Thank you for your invitation to join your group.
I spent the first years of atheism learning what it wasn't and then learning what it is. This is an oversimplification of my thinking, but it kind of sums up at least a starting place to be able to describe what it means for me to be an atheist. The concept is not original with me, but I internalized the ideas and can no longer remember who wrote about it on Atheist/Nexus. If anyone recognizes it, please let me know.
The atheistic outlook rejects all concepts of God.
There is a general consensus among participants that the particular social justice issues it focuses on are important to them.
There are a number of people whose words have proven helpful in clarifying the need for such a movement, and whose consistently enlightening contributions have engendered a certain level of trust.
There is a commitment to take seriously the need to have and maintain space where atheists, without interference from those opposed to the whole endeavor, can discuss social justice issues.
There is no dogma,
There is no hierarchy,
There are no membership requirements.
Atheism, to me is looking at the universe with knowledge of today instead of knowledge of humen who existed 2000 years ago.
Amer, I am sorry I have not responded to our project ... I spent the holidays with my daughter's family and am catching up on my mail.
I am curious why you look to the future "instead of" the past. To me, they both require attention and understanding in order to identify the foundation upon which I stand. Having a memory of the past and a "memory of the future" are necessary in order to build on a sound foundation. I KNOW my past history created dysfunction. Knowing that makes it easier to shed dysfunction and concentrate on healthy, positive, principles that empower flourishing.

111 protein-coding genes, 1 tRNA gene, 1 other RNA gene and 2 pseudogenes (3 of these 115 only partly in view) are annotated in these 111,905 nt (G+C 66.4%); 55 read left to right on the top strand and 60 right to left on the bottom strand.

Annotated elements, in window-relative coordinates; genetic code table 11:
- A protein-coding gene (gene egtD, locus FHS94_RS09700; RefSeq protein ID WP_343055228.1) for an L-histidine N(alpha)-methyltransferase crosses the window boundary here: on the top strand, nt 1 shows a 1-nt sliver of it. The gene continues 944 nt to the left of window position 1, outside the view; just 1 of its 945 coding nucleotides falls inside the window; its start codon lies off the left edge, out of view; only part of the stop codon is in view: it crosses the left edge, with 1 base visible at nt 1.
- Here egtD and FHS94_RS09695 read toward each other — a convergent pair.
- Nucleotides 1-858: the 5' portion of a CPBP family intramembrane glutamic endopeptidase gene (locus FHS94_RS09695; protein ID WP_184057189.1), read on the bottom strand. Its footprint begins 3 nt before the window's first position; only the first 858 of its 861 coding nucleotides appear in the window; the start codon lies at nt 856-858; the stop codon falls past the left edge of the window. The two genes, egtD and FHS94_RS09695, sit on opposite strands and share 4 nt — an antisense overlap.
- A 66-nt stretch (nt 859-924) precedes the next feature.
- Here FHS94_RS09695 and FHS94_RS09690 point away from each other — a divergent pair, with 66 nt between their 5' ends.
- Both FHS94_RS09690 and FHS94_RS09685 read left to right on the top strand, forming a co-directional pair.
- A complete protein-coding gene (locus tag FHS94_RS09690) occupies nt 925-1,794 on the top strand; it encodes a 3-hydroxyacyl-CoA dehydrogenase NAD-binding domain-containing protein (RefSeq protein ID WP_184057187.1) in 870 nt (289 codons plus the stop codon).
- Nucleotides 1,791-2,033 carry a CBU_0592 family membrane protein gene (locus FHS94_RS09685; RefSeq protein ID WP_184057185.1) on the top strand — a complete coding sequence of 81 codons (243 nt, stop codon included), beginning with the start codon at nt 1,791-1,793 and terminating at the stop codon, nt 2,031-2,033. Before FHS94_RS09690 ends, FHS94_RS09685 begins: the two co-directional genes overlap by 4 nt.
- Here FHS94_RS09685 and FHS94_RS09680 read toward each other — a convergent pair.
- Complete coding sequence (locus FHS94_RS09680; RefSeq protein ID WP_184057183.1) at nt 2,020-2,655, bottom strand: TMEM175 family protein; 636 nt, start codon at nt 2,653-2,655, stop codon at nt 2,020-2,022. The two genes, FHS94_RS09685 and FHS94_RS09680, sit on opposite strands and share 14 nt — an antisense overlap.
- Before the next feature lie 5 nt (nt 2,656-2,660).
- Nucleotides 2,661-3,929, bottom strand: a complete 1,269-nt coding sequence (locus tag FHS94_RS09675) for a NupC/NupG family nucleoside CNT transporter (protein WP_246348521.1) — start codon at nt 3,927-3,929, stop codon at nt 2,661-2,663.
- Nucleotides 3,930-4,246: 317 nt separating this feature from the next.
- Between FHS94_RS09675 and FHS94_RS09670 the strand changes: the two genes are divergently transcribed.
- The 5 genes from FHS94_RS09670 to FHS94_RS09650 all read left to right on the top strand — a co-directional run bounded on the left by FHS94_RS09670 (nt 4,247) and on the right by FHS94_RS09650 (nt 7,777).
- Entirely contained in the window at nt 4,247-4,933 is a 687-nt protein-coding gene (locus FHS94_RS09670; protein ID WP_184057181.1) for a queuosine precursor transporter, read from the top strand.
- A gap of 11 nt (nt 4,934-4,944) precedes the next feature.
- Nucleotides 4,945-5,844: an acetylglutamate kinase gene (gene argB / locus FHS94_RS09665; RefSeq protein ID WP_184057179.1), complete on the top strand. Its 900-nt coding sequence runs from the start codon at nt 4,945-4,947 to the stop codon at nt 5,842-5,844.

My goal is to be fully human as defined by my internal characteristics, to work at some "productive" action, to belong to a loving, caring, compassionate community, and to use my full capacity to think, reason, and understand all that I am in community.
Joan, you are perhaps right. But how you concluded about me I am too futurestic, ignoring past upto dangerious levels?
To understand human behavior, and to get some sense of continuity, I want to know the background story, even the geologic time scale, the migratory patterns out of Africa, cultural diversity, and economic, political and religion histories of the past as well as imagine a preferred future. If I look only at the past or only to the future, it is like reading one page in a big book or like reading one book in a huge library and claiming to be educated. The only things I have any control over are me, here, now. There are an infinite number of choices I can make about what to do in this moment. Knowing and understanding the meaning of past historical events, and having a vivid imagination of how I want to live and what I want to leave my great-grandchildren, I make decisions and take action that help me fulfill my imaginings. Because there are so many uncontrollable variables, I have to remain flexible, imaginative, creative and intelligent. What a wonderful way to spend my time and energy. Being 76 years old, retired, with no children to raise, I have plenty of interesting and exciting choice. These are the Golden Years.